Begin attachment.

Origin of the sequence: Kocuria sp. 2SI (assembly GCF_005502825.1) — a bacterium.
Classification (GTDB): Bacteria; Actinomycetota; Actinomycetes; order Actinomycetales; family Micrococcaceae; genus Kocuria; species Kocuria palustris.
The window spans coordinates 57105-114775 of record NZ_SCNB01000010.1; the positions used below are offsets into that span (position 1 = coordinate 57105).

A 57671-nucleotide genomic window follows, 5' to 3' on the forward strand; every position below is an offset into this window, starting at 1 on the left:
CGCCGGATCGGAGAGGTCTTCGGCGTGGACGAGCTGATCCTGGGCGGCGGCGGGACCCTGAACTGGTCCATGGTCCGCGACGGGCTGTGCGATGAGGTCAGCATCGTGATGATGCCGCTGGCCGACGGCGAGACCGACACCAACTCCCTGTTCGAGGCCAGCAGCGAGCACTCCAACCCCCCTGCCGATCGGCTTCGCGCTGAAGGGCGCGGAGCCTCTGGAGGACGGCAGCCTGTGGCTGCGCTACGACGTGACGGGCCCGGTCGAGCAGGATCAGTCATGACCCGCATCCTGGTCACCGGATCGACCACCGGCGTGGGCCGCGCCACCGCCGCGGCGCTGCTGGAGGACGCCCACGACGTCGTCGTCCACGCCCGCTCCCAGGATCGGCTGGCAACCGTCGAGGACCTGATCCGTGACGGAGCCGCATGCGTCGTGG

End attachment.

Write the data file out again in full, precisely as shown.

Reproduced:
Origin of the sequence: Kocuria sp. 2SI (assembly GCF_005502825.1) — a bacterium.
Classification (GTDB): Bacteria; Actinomycetota; Actinomycetes; order Actinomycetales; family Micrococcaceae; genus Kocuria; species Kocuria palustris.
The window spans coordinates 57105-114775 of record NZ_SCNB01000010.1; the positions used below are offsets into that span (position 1 = coordinate 57105).

A 57671-nucleotide genomic window follows, 5' to 3' on the forward strand; every position below is an offset into this window, starting at 1 on the left:
CGCCGGATCGGAGAGGTCTTCGGCGTGGACGAGCTGATCCTGGGCGGCGGCGGGACCCTGAACTGGTCCATGGTCCGCGACGGGCTGTGCGATGAGGTCAGCATCGTGATGATGCCGCTGGCCGACGGCGAGACCGACACCAACTCCCTGTTCGAGGCCAGCAGCGAGCACTCCAACCCCCCTGCCGATCGGCTTCGCGCTGAAGGGCGCGGAGCCTCTGGAGGACGGCAGCCTGTGGCTGCGCTACGACGTGACGGGCCCGGTCGAGCAGGATCAGTCATGACCCGCATCCTGGTCACCGGATCGACCACCGGCGTGGGCCGCGCCACCGCCGCGGCGCTGCTGGAGGACGCCCACGACGTCGTCGTCCACGCCCGCTCCCAGGATCGGCTGGCAACCGTCGAGGACCTGATCCGTGACGGAGCCGCATGCGTCGTGG